Exploring Money Psychology with Students

“So why did we just do this?” I heard a student mutter to his neighbor.

When I responded, “that’s a good question,” this student’s eyes got big and a deep shade of red fell over his face. 

I believe it’s perfectly reasonable for a student (or employee sitting in a meeting) to question the rationale behind lessons and activities. And, frankly, any teacher (or boss) who cannot give a clear answer should rethink their planning.

Kids in a boring class — and adults in a boring meeting

After I told students they did not need to hand in their writing, I understand why a kid who has spent most of his educational life working to earn *points* didn’t immediately see value in a class activity that would not show up on his grade card. The activity in question was a “stream of consciousness” private writing about their perceptions of money.

Let’s be real–money isn’t just simple math. There’s so much emotion, baggage, and weight put into money. If budgeting was a simple exercise in addition and subtraction, we would not see so many people in debt. And since some studies show kids can grasp money basics by age 3 and establish money habits by age 7, it’s not too early to talk to kids about money.

I asked students to take time to think about their views on money–did money make them feel good? Bad? Ashamed? Proud? Anxious? Happy? Confused? I asked students to take time to think about what they learned–both directly and indirectly–about money from parents, friends, or the media. Was it something to be worshipped? Feared? Horded? Spent freely? Counted meticulously? Fought over?

By not collecting students’ writing, I encourage them to be honest with themselves. They will not face any judgement from me. We write this not for a grade, but for a starting point to realize how we attach feelings and importance to money. We put these worries, fears, and assumptions on paper so they are real and acknowledged. This is an important starting point when we identify the mental hurdles that prevent us from managing money effectively.

This exercise is one of several small things I do to address issues of “money psychology” and basic behavioral economics with students before we get to budgeting. Many of the economic concepts we discuss assume humans make rational decisions, but that is not always the case.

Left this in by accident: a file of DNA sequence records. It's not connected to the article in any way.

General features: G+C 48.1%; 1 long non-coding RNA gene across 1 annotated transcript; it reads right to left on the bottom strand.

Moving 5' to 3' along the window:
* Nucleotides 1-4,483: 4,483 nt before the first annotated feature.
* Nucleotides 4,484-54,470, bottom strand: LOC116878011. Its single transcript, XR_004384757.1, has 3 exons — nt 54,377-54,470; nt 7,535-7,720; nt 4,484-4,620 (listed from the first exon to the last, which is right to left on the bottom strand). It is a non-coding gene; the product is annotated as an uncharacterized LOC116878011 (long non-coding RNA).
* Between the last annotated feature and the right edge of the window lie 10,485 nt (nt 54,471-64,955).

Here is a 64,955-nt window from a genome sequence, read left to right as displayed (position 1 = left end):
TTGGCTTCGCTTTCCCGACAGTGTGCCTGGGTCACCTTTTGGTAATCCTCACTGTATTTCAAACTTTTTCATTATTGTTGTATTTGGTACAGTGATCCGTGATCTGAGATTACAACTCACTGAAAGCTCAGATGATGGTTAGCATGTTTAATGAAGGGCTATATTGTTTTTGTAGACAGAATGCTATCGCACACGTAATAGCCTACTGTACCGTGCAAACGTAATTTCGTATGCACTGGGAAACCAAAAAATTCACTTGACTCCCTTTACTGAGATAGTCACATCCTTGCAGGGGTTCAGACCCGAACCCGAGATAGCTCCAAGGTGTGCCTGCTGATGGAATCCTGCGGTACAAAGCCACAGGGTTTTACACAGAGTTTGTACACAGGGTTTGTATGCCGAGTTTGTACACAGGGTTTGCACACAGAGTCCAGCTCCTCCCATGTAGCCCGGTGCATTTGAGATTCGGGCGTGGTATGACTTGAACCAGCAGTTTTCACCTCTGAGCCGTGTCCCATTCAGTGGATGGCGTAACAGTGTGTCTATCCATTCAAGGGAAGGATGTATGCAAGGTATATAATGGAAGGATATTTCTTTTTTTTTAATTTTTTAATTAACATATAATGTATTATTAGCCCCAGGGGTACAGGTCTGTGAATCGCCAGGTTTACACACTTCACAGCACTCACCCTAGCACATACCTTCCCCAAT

Economics Lesson Plan Ideas:

Here are some other activities and suggestions for talking about “money psychology” with students:

  1. Ask kids about their answers to a behavioral economics survey

Although this survey is older, it still presents an interesting question for students to address their beliefs about money. 

Where would you rather live, assuming prices are the same in both places:

A.  A place where you have an  income of $50,000, but the average person had an income of $25,000 

B.  A place where you have an income of $100,000 in a place where the average income was $200,000

This logical choice should be Option B, but 52% of subjects chose A. As one of my students who chose A put it, “It’s all about the flex.” 😂 The attitude that money is used to show your value or make you feel superior to others can be a barrier for students starting to establish positive money habits. (There’s an article about this study here)

  1. Have kids explore their “Money Personality”

Nerdwallet has a quiz to help people characterize their beliefs about money. This quiz scores you for the four types: Money Avoidance, Money Worship, Money Status, and Money Vigilance.

  1. Read Emily Guy Birkin’s End Financial Stress Now

This book explained some of the basic psychological barriers to saving and spending money effectively. After learning about concepts like scarcity mentality, tunneling, hedonic adaptation, I felt much more comfortable discussing these ideas with my students and found myself consistently referencing this book in class.

Bonus: This post from the Financial Mechanic also provides a wonderful introduction to some of these terms.

A little disclaimer for teachers: Be prepared to discuss your money views with students. Students are naturally curious about their teachers so sharing my experiences (read: mistakes) with money–often with a healthy dose of self-deprecating humor–helps me connect with them.

And exploring these questions and activities can benefit anyone struggling with managing money in a productive way. An important first step in developing a positive relationship with money is identifying and addressing any underlying beliefs that may be holding you back.

What shapes your money psychology?


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